MK Moshe Gafni
MK Moshe GafniYonatan Sindel/Flash90

Following the furor that has resulted in left-wing circles regarding the demand of the religious and haredi political parties to anchor in law the permissibility of holding gender-separated public events, MK Moshe Gafni, head of the Degel HaTorah party within United Torah Judaism (UTJ) has announced that he is unabashedly proud of his party's demand in coalition negotiations.

On Sunday morning, the Israel Hayom newspaper first reported on the demand being made by UTJ and Religious Zionism; shortly afterward, outgoing Prime Minister Yair Lapid condemned the move on Twitter, claiming that the religious parties want to "push women behind the barricades" and that Israel "is not Iran."

Court rulings have often banned the holding of events at which men and women are seated separately, and feminist and leftist-secular groups wage an ongoing battle to eliminate gender separation in public life, including cultural events geared toward the religious community, single-sex classes in universities, and other public services.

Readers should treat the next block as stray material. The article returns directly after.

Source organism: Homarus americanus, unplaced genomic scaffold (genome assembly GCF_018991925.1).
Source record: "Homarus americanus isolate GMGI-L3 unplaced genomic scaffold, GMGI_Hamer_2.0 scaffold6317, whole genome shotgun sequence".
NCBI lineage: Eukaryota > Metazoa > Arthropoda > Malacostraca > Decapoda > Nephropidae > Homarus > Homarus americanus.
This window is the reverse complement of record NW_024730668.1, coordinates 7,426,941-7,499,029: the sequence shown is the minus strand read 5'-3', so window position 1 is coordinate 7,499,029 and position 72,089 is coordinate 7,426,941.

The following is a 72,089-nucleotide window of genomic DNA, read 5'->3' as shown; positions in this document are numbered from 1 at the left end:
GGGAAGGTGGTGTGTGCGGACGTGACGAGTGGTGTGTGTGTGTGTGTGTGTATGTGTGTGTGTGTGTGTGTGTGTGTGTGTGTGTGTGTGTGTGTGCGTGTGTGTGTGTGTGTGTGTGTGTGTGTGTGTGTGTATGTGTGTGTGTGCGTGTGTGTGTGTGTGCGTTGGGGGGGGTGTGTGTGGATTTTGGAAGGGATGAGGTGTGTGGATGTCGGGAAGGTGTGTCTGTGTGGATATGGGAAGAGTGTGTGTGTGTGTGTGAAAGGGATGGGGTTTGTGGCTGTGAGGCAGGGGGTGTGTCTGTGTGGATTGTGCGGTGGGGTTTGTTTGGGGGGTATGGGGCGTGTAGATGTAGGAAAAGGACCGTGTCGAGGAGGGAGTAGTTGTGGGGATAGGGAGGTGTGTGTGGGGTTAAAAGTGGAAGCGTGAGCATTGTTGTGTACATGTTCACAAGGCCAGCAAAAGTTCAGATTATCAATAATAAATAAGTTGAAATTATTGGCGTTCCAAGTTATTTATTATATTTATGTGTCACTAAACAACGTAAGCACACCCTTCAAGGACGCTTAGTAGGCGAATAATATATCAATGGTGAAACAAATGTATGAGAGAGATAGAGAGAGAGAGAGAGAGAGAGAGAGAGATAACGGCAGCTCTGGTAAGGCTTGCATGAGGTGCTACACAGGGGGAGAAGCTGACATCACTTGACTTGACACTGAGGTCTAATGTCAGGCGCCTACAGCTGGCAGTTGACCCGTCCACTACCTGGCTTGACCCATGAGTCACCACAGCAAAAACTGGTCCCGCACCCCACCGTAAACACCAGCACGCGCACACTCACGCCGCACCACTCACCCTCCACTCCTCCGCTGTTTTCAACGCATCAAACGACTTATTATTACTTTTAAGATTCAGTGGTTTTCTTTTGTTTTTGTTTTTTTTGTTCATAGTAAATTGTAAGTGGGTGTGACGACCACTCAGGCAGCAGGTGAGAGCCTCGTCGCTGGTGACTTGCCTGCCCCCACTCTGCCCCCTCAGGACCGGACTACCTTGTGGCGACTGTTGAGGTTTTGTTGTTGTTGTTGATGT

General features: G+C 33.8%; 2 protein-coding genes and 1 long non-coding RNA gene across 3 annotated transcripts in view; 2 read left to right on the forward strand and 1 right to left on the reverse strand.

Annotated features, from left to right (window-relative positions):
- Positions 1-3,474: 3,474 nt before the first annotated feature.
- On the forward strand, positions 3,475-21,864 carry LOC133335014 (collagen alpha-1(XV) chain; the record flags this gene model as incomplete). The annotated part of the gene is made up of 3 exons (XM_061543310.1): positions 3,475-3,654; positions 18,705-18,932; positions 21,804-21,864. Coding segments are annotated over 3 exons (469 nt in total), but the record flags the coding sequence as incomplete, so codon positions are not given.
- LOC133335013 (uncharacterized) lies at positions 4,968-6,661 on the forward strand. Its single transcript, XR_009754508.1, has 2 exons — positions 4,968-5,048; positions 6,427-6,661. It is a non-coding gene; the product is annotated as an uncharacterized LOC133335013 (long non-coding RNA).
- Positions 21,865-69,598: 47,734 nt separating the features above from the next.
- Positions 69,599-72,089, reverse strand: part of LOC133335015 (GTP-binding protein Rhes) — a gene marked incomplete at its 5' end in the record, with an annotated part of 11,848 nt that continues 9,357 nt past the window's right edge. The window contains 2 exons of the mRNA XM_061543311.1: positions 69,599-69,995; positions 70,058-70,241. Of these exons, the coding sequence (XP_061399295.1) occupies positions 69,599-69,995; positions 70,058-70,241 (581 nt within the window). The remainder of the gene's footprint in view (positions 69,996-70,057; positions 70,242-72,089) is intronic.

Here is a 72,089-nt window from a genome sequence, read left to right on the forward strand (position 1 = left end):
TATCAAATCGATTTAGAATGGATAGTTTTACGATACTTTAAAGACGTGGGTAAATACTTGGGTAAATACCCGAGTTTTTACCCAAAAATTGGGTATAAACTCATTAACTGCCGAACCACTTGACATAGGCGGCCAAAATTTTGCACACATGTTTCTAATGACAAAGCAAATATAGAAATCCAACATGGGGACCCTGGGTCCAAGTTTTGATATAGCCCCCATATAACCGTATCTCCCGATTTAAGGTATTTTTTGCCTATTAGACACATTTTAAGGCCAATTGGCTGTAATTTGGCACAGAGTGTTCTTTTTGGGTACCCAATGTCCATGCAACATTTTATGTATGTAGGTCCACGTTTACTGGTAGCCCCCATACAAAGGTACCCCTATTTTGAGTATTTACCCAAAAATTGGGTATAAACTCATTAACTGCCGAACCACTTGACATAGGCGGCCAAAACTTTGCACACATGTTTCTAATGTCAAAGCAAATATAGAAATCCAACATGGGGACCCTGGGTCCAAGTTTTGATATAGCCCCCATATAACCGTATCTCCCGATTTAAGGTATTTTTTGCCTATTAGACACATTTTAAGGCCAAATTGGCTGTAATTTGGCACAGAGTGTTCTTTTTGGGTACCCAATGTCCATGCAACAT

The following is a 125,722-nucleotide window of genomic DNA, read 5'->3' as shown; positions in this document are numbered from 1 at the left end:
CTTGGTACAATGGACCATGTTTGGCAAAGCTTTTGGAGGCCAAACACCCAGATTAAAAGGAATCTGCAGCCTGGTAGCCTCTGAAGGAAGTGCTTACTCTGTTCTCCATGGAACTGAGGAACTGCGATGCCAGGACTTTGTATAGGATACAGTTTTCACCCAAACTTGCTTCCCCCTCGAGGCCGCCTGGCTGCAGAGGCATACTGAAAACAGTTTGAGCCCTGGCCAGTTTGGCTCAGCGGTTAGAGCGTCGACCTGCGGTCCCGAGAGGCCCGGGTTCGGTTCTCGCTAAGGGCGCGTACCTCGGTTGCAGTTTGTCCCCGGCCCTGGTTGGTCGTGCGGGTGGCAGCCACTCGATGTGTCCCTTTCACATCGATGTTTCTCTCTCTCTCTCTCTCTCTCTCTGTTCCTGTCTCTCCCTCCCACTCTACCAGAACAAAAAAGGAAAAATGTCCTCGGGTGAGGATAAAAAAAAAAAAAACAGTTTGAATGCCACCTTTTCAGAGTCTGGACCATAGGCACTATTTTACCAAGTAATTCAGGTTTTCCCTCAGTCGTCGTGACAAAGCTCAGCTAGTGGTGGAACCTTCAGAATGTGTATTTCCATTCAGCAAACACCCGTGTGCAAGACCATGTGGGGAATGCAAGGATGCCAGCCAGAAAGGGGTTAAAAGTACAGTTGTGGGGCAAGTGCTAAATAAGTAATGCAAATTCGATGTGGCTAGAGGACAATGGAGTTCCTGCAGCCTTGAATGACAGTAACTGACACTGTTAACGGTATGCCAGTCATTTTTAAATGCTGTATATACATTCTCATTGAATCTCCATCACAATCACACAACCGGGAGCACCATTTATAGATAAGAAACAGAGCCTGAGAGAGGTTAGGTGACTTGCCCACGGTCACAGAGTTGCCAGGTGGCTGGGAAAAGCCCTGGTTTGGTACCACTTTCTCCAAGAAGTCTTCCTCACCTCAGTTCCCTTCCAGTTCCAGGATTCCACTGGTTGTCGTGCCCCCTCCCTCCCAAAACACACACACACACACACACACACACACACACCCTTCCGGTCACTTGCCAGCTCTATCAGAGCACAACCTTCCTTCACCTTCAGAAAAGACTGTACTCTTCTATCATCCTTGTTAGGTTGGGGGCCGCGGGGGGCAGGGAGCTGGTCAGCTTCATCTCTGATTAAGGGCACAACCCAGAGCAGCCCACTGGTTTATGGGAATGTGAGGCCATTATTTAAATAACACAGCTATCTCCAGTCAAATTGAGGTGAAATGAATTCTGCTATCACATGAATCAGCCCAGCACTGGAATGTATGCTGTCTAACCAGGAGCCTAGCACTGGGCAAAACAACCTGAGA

"All those who speak against gender-based separation in the religious and haredi communities reveal their true faces as people who have no consideration for those who are different to them," Gafni said on Sunday.

"All their fine words about the importance of integrating haredim and enabling them to live according to their own way of life are hollow and empty of all content," he added. "Their words testify to their pathological hatred toward the religious and the haredim, a hatred which is now inflamed due to the fact that we are about to enter into a coalition with the Likud party. All such issues and more would have passed and been accepted without comment if we had joined a coalition with the left-wing parties," he added.

Meanwhile, Labor party leader MK Merav Michaeli added her voice to those condemning the demand to legally establish the non-discriminatory nature of gender-based separation in public life. "We warned that a coalition without women in it would harm women, and now look - they're demanding that the law should permit them to put women at the back," she said.

Outgoing Energy Minister Karin Elharar (Yesh Atid) added, "When Iranian-style legislation is taken form before our very eyes, only the Supreme Court can protect the right to equality."